The problem with reason is that we humans use words to construct thoughts. And words come pre-loaded with all sorts of bias. No matter how hard you try to be reasonable, if you use words, sometimes you simply can’t get there from here.
This is part of a larger topic of great interest to me: Ideas that can’t be communicated because of their nature. I have several of them trapped inside me. (I’ll blog on that another day.)
Anyway, take for example a headline I saw this morning at BusinessInsider.com: “1/1000 of the US Now Controls More than 1/5 of The Wealth”
I can’t think of a word that is more accurate. And yet the most accurate word is still probably 80% misleading because the word carries too much bias in it.
Stop controlling things, you rich jerks!
As I have previously written, a billionaire can’t spend all of his money on himself. In effect, the billionaire possesses maybe $50 million that he can personally spend over his lifetime. The rest will necessarily be spent by others, or become part of the productive economy. Does the billionaire really “own” that money in the sense you own your favorite shirt? Yes, technically. But the billionaire’s ownership of the excess money (the money he can’t realistically spend) is actually more of a responsibility than a benefit.
I meet a lot of super-rich folks in the course of my job. The one thing they all have in common is that they are putting a huge effort into being “responsible” with their excess wealth. Bill Gates is fixing Africa and whatnot. Craig Newmark is deeply involved in veteran issues and other charities. Marc Benioff is building a children’s hospital and promoting corporate giving. Warren Buffett is writing gigantic checks to the Gates Foundation, etc.
So while it is perfectly accurate to say the super-rich “control” great wealth, it is equally true to say they will spend a tiny percentage of their wealth on their own pleasure. The rest of it forms a deep responsibility to the world that they are working ceaselessly to satisfy.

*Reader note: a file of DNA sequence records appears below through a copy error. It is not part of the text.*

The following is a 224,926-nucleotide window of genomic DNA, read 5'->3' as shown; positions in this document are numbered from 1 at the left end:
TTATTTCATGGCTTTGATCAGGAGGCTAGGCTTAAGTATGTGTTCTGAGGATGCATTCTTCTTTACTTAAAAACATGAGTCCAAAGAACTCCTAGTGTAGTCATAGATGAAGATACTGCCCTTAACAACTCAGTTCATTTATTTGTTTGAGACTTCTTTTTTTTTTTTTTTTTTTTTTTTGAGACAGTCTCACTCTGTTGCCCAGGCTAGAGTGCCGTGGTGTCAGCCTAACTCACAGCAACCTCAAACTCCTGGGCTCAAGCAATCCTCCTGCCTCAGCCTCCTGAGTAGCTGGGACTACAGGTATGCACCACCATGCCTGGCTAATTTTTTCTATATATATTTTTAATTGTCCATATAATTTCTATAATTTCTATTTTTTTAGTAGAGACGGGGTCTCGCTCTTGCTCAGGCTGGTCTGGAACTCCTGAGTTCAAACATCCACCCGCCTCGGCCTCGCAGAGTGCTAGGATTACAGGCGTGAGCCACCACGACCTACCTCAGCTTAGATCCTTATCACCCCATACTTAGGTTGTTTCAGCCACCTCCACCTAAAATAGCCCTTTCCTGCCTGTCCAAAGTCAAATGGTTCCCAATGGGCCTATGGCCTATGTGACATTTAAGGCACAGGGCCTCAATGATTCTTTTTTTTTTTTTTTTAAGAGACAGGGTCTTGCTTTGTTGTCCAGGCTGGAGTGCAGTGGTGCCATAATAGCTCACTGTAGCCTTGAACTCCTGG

I’m sure there are selfish rich people trying to spend it all before they die. But honestly, I haven’t met that person. I only meet the ones that are thinking some form of “What can I do for the world with all of this wealth I “control”?
My point is that “control” is an accurate word but a loaded one. It would also be entirely fair and accurate to say a small group of extraordinarily talented folks are working hard to put their excess wealth to good use for the benefit of humanity. But it doesn’t make a good headline.
So let me put it to you this way. If a hundred billion dollars suddenly appeared from nowhere, and someone had to be in “control” of it, who would the world prefer for that job? I would pick any of the billionaires I just listed because they would be “responsible” with it while “controlling” it and channeling it to the right places. They wouldn’t spend a nickel on themselves because they already have more than they need.
I understand the presumed risk to society when too much wealth is concentrated in too few hands. But keep in mind that this is primarily a psychological issue, albeit one that can turn quickly into a real world problem as ideas so often do. But let’s be careful with our choice of words. Bill and Melinda Gates are certainly “controlling” their wealth. But it is also fair to say that their excess wealth confers on them a responsibility to the world that they take seriously.
There’s an old saying in banking that if you get a small loan, the bank owns you. But if you get a huge loan, you own the bank. By analogy, if you make $50 million, you own that money. But if you make a billion, it owns you.
Don’t feel sorry for the billionaires with their burden of giving away their money responsibly. They aren’t suffering. I’m just saying we should be conscious of the bias in our words.